February 02, 2021
By J. Scott Rupp
“There is no finer 22 rimfire than a Ruger 10/22 autoloading carbine; it’s smooth, handsome finishes, racy lines, perfect balance and superb accuracy make this new Ruger an approach to perfection.” So read the marketing copy surrounding the introduction of a gun that would become the biggest-selling rimfire of all time. Half a century after its debut, Ruger estimates it has sold 7 million 10/22s.
It’s not like the 10/22 was the first semiauto rimfire. Manufacturers like Browning, Winchester and Savage had developed and sold such guns since the early 20th century. Aside from a few other aspects, I’ll get to in a minute, what really set the Ruger apart was its patented 10-round rotary magazine.
As the story goes, Bill Ruger’s first gun project was a semiauto version of the Savage 99 lever-action centerfire. He brought the idea to Savage, which turned him down. However, the design of Savage’s internal rotary magazine that fed the Model 99 stuck with him. In the 1950s, Ruger hired Harry Sefried, who helped develop the company’s first long gun, the tubular-fed .44 Magnum Carbine. And it was Sefried to whom Bill Ruger gave ample credit for designing the 10/22’s rotary magazine.
“It was Harry who designed the subtly complex rotor which turned out to be the key to the way those cartridges lie in there so that the rims can’t catch on each other and the top cartridge is nicely pointed toward the mouth of the chamber,” Ruger is quoted as saying in R.L. Wilson’s Ruger & His Guns.
The rifle was an instant hit. The marketing copy I alluded to earlier describes the 10/22 as racy, and I guess in 1965 it was. Bill Ruger knew a good thing when he saw it, and his very first gun, the .22 Standard pistol, borrowed heavily from the German Luger. The 10/22 certainly borrowed design cues from the M1 Carbine. And, in fact, the word “Carbine” is a trademarked part of the 10/22 name.
It was also priced right for its day at $55, and it was billed as an “adult’s rifle” — which it was and is. The original stock was walnut, although the company later switched to birch when the former became too expensive. The 10/22 sported a barrel band and a folding rear sight with a white diamond under the notch. The front sight features a gold bead.
In addition to its simplicity and reliability, the other aspect that has made it so popular involves its design, which incorporates a number of subassemblies. A wedge secures the barrel to the receiver via two Allen head screws. The trigger subassembly is held in the receiver with just a couple of pins, and the trigger subassembly itself is easy to disassemble.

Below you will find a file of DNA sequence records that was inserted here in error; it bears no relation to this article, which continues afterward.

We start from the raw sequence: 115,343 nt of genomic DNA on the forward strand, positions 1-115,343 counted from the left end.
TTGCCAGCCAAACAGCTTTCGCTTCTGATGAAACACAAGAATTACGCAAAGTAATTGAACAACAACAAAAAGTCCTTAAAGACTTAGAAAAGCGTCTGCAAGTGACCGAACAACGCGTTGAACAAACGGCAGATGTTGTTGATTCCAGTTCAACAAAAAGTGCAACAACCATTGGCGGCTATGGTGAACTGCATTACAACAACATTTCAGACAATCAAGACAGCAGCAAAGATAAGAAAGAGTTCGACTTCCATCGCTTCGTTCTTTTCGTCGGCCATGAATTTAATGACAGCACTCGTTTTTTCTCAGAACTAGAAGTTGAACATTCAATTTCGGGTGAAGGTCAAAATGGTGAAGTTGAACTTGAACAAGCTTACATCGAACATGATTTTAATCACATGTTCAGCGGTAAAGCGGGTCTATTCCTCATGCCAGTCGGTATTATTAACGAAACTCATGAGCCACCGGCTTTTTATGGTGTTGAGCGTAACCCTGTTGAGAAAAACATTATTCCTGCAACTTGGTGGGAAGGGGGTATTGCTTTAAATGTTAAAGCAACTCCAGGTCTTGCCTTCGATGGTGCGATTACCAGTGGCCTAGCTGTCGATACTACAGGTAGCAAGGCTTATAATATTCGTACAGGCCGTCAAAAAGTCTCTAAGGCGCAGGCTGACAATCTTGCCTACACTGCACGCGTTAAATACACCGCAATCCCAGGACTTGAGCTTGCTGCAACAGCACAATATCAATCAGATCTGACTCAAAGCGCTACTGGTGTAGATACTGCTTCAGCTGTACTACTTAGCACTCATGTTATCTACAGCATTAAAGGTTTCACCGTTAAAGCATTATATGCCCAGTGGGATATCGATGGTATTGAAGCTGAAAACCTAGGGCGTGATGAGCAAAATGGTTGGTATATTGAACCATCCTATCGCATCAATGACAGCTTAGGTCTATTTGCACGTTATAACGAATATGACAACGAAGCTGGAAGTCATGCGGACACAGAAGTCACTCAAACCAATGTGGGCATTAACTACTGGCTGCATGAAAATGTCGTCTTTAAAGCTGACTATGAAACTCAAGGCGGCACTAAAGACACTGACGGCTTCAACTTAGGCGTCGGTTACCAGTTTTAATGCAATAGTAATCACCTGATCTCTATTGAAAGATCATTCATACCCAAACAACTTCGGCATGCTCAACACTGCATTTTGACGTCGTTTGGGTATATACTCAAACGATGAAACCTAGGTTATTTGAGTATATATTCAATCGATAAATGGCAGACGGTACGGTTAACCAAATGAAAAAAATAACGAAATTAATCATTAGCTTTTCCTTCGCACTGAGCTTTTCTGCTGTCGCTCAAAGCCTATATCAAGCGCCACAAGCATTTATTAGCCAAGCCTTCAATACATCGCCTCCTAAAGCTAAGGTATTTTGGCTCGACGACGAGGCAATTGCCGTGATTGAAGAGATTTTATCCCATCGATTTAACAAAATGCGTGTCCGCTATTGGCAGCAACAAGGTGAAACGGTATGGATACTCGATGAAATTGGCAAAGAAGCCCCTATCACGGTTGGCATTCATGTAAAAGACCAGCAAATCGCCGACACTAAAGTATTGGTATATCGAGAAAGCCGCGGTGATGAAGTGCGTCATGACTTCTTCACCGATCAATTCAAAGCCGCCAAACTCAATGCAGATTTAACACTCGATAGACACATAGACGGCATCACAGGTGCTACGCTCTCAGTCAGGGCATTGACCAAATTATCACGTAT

What this has meant is that anyone with even a rudimentary level of handiness can replace barrels, triggers, trigger parts and more. This has led to a thriving cottage industry in 10/22 aftermarket parts. I’d long heard that this aspect didn’t make Mr. Ruger very happy, believing his guns were fine just the way he built them. But most shooters love to tinker, and the 10/22 is tailor-made for that.
Over the years, Ruger has offered several 10/22 variants, but many of these have incorporated different stocks and not much else. Lately, however, the company has invested a good bit of thought and effort into the gun.
One recent significant development was the development of the Takedown. Simply push a lever at the bottom of the stock and twist to separate the fore-end/barrel from the receiver/buttstock. This feature makes the Takedown handy to store and transport, and the beauty of it is that because the sighting system isn’t disturbed by disassembly/reassembly, you can take the gun apart and put it back together without losing zero.
Ruger is also putting the muscle of its custom shop behind a three-model line of Competition 10/22s, with features catering to competition shooters. Our review of the Green Mountain laminated stock version is elsewhere in this issue.
The biggest growth in the 10/22 family undeniably stems from Ruger’s penchant for partnering with major distributors like Davidson’s and Lipsey’s. These are some of the coolest guns in the stable, with tricked-out stocks and eye-catching metal treatments.
In all, Ruger currently lists 72 variants of the 10/22. So whether your aim is to buy a basic gun and accessorize it to make it the perfect gun for you or you just want to buy a gun that meets your needs and just shoot, Ruger’s 10/22 has you covered.